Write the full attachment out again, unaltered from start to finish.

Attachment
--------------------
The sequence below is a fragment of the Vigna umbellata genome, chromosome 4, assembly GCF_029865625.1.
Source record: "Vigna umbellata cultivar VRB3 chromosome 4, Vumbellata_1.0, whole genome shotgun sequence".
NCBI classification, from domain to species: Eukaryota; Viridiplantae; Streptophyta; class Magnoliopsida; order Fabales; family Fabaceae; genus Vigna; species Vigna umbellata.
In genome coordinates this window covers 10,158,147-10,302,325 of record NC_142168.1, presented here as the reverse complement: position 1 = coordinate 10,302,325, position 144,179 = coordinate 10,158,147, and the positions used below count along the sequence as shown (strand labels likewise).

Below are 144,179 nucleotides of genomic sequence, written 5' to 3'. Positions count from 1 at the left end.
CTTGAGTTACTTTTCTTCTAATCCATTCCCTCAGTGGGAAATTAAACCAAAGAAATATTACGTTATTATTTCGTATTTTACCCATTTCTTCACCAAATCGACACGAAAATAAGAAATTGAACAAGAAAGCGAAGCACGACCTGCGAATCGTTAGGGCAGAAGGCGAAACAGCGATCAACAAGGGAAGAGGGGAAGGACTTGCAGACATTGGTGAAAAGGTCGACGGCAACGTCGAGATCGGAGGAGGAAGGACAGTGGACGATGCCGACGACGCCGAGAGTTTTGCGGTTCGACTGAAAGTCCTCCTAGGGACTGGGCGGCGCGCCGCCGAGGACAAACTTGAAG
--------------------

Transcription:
The sequence below is a fragment of the Vigna umbellata genome, chromosome 4, assembly GCF_029865625.1.
Source record: "Vigna umbellata cultivar VRB3 chromosome 4, Vumbellata_1.0, whole genome shotgun sequence".
NCBI classification, from domain to species: Eukaryota; Viridiplantae; Streptophyta; class Magnoliopsida; order Fabales; family Fabaceae; genus Vigna; species Vigna umbellata.
In genome coordinates this window covers 10,158,147-10,302,325 of record NC_142168.1, presented here as the reverse complement: position 1 = coordinate 10,302,325, position 144,179 = coordinate 10,158,147, and the positions used below count along the sequence as shown (strand labels likewise).

Below are 144,179 nucleotides of genomic sequence, written 5' to 3'. Positions count from 1 at the left end.
CTTGAGTTACTTTTCTTCTAATCCATTCCCTCAGTGGGAAATTAAACCAAAGAAATATTACGTTATTATTTCGTATTTTACCCATTTCTTCACCAAATCGACACGAAAATAAGAAATTGAACAAGAAAGCGAAGCACGACCTGCGAATCGTTAGGGCAGAAGGCGAAACAGCGATCAACAAGGGAAGAGGGGAAGGACTTGCAGACATTGGTGAAAAGGTCGACGGCAACGTCGAGATCGGAGGAGGAAGGACAGTGGACGATGCCGACGACGCCGAGAGTTTTGCGGTTCGACTGAAAGTCCTCCTAGGGACTGGGCGGCGCGCCGCCGAGGACAAACTTGAAG